Super Sludge: Spain Spearheads Development of Supercritical Water Oxidation
An EU funded project has set out to demonstrate the development of supercritical water oxidation.
A European Union funded project set out to demonstrate the environmental and socio-economic benefits of a synergic co-treatment of sewage sludge and wastes. This article addresses the findings and how the technology could fit in with existing sludge treatment processes.
By Andrés Pascual
The treatment of sludge has become an essential part of current wastewater treatment plants (WWTPs). In fact, the operation costs of sludge treatment are responsible for approximately 50 percent of those of a sewage treatment plant.
In 1986 the European Union published the Directive 86/278/CEE, which establishes limits on the protection of the environment, and in particular of the soil, when sewage sludge is used in agriculture, and thus why the disposal of sludge has become a priority for local authorities. Moreover, the EU is actually working in a new document that will establish more constraining limits in parameters such as heavy metal, micro-pollutants and pathogens.
|The LIFE Lo2x prototype set out to demonstrate the benefits of supercritical water oxidation|
The Directive 96/61/CE concerning integrated pollution prevention and control states that the treatment of sewage sludge should be based on the best available techniques, taking into account the characteristics of the installation concerned, its geographical location and environmental conditions.
Consequently, ongoing interest has been drawn to the development of methods for sludge remediation and resource recovering. In 2011 sludge treatment in Spain was mainly carried out by anaerobic digestion (30 percent), composting (30 percent), thermal drying (20 percent) and other treatments such as lime stabilization or incineration. Despite these methods usually reduce organic matter content and volume of sludge, most of them are unable to completely eliminate hazardous pollutants, which could even considerably reduce the efficiency of the treatment (e.g., anaerobic digestion).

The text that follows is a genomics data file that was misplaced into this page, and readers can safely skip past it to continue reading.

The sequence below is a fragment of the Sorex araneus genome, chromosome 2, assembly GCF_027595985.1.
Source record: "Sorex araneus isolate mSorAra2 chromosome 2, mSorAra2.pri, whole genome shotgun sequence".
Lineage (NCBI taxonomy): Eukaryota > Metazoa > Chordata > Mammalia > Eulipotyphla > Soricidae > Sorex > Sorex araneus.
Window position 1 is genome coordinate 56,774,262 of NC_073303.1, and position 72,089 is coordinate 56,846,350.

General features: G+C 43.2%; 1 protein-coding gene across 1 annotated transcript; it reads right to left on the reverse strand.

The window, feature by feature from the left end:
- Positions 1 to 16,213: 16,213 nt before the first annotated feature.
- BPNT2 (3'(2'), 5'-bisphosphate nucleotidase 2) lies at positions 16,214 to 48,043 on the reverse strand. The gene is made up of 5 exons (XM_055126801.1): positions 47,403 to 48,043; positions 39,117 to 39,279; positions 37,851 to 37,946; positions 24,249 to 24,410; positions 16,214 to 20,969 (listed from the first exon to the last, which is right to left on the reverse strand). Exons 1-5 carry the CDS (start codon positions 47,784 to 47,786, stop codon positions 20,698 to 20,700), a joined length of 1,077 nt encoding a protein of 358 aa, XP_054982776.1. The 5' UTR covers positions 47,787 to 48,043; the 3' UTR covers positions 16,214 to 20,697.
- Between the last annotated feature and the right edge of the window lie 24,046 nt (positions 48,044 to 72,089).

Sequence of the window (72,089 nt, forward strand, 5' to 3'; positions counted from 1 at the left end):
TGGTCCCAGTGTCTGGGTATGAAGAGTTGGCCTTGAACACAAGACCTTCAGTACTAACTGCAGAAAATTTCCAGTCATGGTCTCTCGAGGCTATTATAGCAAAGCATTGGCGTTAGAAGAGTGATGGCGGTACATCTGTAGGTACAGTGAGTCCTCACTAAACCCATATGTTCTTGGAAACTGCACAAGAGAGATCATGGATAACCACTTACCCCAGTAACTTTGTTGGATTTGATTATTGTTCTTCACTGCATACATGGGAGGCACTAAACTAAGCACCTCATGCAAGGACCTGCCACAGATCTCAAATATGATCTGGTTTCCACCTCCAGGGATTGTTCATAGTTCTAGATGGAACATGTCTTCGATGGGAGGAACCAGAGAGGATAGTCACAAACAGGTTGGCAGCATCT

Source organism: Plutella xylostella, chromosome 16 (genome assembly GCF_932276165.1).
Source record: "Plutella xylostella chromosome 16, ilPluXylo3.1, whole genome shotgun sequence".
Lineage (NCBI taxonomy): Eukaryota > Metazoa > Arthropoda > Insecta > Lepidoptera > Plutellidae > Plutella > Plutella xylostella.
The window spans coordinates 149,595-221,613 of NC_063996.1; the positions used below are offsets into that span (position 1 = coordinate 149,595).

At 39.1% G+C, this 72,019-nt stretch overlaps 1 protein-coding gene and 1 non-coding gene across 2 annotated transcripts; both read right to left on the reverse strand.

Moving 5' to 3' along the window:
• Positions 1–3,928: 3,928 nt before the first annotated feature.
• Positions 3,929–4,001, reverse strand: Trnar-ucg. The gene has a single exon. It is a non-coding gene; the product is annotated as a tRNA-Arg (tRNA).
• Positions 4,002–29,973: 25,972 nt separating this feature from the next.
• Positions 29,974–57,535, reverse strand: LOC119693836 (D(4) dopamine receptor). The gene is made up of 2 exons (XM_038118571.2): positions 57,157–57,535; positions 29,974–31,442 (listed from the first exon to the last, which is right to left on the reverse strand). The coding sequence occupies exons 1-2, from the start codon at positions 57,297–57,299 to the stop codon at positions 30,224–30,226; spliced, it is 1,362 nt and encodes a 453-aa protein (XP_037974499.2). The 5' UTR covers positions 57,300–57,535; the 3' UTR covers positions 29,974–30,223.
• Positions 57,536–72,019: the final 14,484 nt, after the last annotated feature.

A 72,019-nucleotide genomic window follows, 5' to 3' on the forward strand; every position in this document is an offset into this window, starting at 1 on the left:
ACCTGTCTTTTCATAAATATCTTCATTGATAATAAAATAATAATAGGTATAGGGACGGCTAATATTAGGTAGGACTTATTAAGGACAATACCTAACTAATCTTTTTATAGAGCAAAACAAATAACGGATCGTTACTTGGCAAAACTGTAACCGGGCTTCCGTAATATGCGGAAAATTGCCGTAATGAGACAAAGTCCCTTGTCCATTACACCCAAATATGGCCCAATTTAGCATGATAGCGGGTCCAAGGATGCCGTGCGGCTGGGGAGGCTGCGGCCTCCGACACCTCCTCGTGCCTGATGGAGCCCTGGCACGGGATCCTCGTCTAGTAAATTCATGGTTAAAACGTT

In recent years the Supercritical Water Oxidation (SCWO) technology has shown great potential to offer complete destruction of the organic fraction of the sludge, converting it into simple molecules such as carbon dioxide and water. Furthermore, the residual inorganic fraction from the process can be subject to further processing to recover phosphorous with potential applications in agriculture. The energetically self-sustainable character of the process, able to generate energy when properly operated, is of particular interest.
Lo2x is a LIFE Environment funded project that aims to demonstrate the technical, economic and environmental viability of SCWO technology to treat low quality urban sewage sludge, not eligible for agricultural use, together with other organic wastes generated near the WWTPs such as drencher wastewater, landfill leachates, olive mill wastewater or pig manure.
|LIFE Lo2x prototype located in Paterna-Fuente del Jarro wastewater treatment plant (Valencia, Spain)|
The project is co-financed by the European Union through LIFE programme, with a total budget of €2.9 million (EU contribution represents 50 percent). The consortium includes representatives of several sectors and it is performed through a cross-border collaborative model between Spain and Ireland.
AINIA technological centre led the Lo2x project in cooperation with four more partners: IMECAL, as specialist in equipment construction; IVEM, as responsible for the Paterna-Fuente del Jarro WWTP and specialist in process automation; SCFI, as hi-tech company with a consolidated expertise in advanced hydrothermal oxidation processes; and URBASER, as specialist in the provision of environmental services.
Reaching critical point